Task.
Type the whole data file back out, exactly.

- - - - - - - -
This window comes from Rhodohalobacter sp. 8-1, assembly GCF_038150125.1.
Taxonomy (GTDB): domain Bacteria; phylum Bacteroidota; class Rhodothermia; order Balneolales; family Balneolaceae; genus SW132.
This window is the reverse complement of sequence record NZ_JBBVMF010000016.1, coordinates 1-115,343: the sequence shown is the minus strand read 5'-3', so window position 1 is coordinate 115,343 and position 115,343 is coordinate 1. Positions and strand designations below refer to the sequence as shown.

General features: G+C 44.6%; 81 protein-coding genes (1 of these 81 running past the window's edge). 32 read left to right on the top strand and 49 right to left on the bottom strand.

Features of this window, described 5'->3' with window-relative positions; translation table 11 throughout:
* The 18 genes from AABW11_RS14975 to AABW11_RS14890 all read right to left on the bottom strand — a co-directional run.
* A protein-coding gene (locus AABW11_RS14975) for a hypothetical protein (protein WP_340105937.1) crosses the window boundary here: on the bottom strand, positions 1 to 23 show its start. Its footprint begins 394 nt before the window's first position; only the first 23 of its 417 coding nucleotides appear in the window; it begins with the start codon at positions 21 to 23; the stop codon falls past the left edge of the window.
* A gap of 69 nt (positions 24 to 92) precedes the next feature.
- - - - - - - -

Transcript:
This window comes from Rhodohalobacter sp. 8-1, assembly GCF_038150125.1.
Taxonomy (GTDB): domain Bacteria; phylum Bacteroidota; class Rhodothermia; order Balneolales; family Balneolaceae; genus SW132.
This window is the reverse complement of sequence record NZ_JBBVMF010000016.1, coordinates 1-115,343: the sequence shown is the minus strand read 5'-3', so window position 1 is coordinate 115,343 and position 115,343 is coordinate 1. Positions and strand designations below refer to the sequence as shown.

General features: G+C 44.6%; 81 protein-coding genes (1 of these 81 running past the window's edge). 32 read left to right on the top strand and 49 right to left on the bottom strand.

Features of this window, described 5'->3' with window-relative positions; translation table 11 throughout:
* The 18 genes from AABW11_RS14975 to AABW11_RS14890 all read right to left on the bottom strand — a co-directional run.
* A protein-coding gene (locus AABW11_RS14975) for a hypothetical protein (protein WP_340105937.1) crosses the window boundary here: on the bottom strand, positions 1 to 23 show its start. Its footprint begins 394 nt before the window's first position; only the first 23 of its 417 coding nucleotides appear in the window; it begins with the start codon at positions 21 to 23; the stop codon falls past the left edge of the window.
* A gap of 69 nt (positions 24 to 92) precedes the next feature.